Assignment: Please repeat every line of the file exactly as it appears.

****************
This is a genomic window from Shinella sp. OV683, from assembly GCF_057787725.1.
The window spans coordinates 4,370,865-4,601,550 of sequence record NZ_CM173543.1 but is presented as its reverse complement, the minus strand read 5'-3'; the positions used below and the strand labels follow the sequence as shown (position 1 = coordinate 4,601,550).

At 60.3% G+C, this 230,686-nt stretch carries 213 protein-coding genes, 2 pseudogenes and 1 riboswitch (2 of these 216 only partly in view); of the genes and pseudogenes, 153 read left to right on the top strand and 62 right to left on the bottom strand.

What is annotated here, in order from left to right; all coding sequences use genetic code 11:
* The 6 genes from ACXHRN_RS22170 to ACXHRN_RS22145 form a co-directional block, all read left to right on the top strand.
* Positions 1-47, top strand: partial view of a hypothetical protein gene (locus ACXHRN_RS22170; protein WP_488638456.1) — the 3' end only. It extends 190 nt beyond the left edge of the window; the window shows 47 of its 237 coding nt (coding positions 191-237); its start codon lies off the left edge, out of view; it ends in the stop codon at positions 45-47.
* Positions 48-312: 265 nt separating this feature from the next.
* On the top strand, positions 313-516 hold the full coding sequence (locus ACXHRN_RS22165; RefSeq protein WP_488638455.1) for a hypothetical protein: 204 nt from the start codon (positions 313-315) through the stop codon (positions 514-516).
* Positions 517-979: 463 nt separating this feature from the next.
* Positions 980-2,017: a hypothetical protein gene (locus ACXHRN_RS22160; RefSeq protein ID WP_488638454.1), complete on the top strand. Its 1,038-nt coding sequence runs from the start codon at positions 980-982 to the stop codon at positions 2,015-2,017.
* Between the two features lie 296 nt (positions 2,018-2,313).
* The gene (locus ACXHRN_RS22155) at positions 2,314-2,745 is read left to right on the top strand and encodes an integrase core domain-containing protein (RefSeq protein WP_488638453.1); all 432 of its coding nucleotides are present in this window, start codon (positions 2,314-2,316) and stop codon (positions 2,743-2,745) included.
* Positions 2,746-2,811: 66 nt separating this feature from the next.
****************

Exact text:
This is a genomic window from Shinella sp. OV683, from assembly GCF_057787725.1.
The window spans coordinates 4,370,865-4,601,550 of sequence record NZ_CM173543.1 but is presented as its reverse complement, the minus strand read 5'-3'; the positions used below and the strand labels follow the sequence as shown (position 1 = coordinate 4,601,550).

At 60.3% G+C, this 230,686-nt stretch carries 213 protein-coding genes, 2 pseudogenes and 1 riboswitch (2 of these 216 only partly in view); of the genes and pseudogenes, 153 read left to right on the top strand and 62 right to left on the bottom strand.

What is annotated here, in order from left to right; all coding sequences use genetic code 11:
* The 6 genes from ACXHRN_RS22170 to ACXHRN_RS22145 form a co-directional block, all read left to right on the top strand.
* Positions 1-47, top strand: partial view of a hypothetical protein gene (locus ACXHRN_RS22170; protein WP_488638456.1) — the 3' end only. It extends 190 nt beyond the left edge of the window; the window shows 47 of its 237 coding nt (coding positions 191-237); its start codon lies off the left edge, out of view; it ends in the stop codon at positions 45-47.
* Positions 48-312: 265 nt separating this feature from the next.
* On the top strand, positions 313-516 hold the full coding sequence (locus ACXHRN_RS22165; RefSeq protein WP_488638455.1) for a hypothetical protein: 204 nt from the start codon (positions 313-315) through the stop codon (positions 514-516).
* Positions 517-979: 463 nt separating this feature from the next.
* Positions 980-2,017: a hypothetical protein gene (locus ACXHRN_RS22160; RefSeq protein ID WP_488638454.1), complete on the top strand. Its 1,038-nt coding sequence runs from the start codon at positions 980-982 to the stop codon at positions 2,015-2,017.
* Between the two features lie 296 nt (positions 2,018-2,313).
* The gene (locus ACXHRN_RS22155) at positions 2,314-2,745 is read left to right on the top strand and encodes an integrase core domain-containing protein (RefSeq protein WP_488638453.1); all 432 of its coding nucleotides are present in this window, start codon (positions 2,314-2,316) and stop codon (positions 2,743-2,745) included.
* Positions 2,746-2,811: 66 nt separating this feature from the next.